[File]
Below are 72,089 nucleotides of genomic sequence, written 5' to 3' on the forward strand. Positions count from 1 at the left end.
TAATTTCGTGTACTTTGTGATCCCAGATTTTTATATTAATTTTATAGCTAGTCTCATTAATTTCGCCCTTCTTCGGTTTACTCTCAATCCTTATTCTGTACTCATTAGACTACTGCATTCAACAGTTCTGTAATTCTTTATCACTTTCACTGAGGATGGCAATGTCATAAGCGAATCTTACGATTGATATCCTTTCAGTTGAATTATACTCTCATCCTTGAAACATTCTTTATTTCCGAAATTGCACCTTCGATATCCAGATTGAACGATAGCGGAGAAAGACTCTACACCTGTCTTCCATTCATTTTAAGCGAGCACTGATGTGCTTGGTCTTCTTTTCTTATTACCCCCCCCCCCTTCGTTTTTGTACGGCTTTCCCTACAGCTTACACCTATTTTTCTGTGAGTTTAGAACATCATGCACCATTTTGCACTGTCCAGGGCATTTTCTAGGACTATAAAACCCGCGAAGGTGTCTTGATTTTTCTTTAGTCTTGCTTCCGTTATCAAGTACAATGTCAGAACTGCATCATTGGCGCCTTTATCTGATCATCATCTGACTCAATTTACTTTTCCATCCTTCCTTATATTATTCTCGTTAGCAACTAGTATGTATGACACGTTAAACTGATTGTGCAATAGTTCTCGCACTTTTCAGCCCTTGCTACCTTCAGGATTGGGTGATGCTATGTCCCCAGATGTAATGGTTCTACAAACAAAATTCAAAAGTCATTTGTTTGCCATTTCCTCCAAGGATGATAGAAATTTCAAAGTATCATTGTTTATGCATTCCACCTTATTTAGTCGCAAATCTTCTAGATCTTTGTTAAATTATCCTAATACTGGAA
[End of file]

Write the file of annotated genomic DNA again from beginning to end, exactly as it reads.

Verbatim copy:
Below are 72,089 nucleotides of genomic sequence, written 5' to 3' on the forward strand. Positions count from 1 at the left end.
TAATTTCGTGTACTTTGTGATCCCAGATTTTTATATTAATTTTATAGCTAGTCTCATTAATTTCGCCCTTCTTCGGTTTACTCTCAATCCTTATTCTGTACTCATTAGACTACTGCATTCAACAGTTCTGTAATTCTTTATCACTTTCACTGAGGATGGCAATGTCATAAGCGAATCTTACGATTGATATCCTTTCAGTTGAATTATACTCTCATCCTTGAAACATTCTTTATTTCCGAAATTGCACCTTCGATATCCAGATTGAACGATAGCGGAGAAAGACTCTACACCTGTCTTCCATTCATTTTAAGCGAGCACTGATGTGCTTGGTCTTCTTTTCTTATTACCCCCCCCCCCTTCGTTTTTGTACGGCTTTCCCTACAGCTTACACCTATTTTTCTGTGAGTTTAGAACATCATGCACCATTTTGCACTGTCCAGGGCATTTTCTAGGACTATAAAACCCGCGAAGGTGTCTTGATTTTTCTTTAGTCTTGCTTCCGTTATCAAGTACAATGTCAGAACTGCATCATTGGCGCCTTTATCTGATCATCATCTGACTCAATTTACTTTTCCATCCTTCCTTATATTATTCTCGTTAGCAACTAGTATGTATGACACGTTAAACTGATTGTGCAATAGTTCTCGCACTTTTCAGCCCTTGCTACCTTCAGGATTGGGTGATGCTATGTCCCCAGATGTAATGGTTCTACAAACAAAATTCAAAAGTCATTTGTTTGCCATTTCCTCCAAGGATGATAGAAATTTCAAAGTATCATTGTTTATGCATTCCACCTTATTTAGTCGCAAATCTTCTAGATCTTTGTTAAATTATCCTAATACTGGAA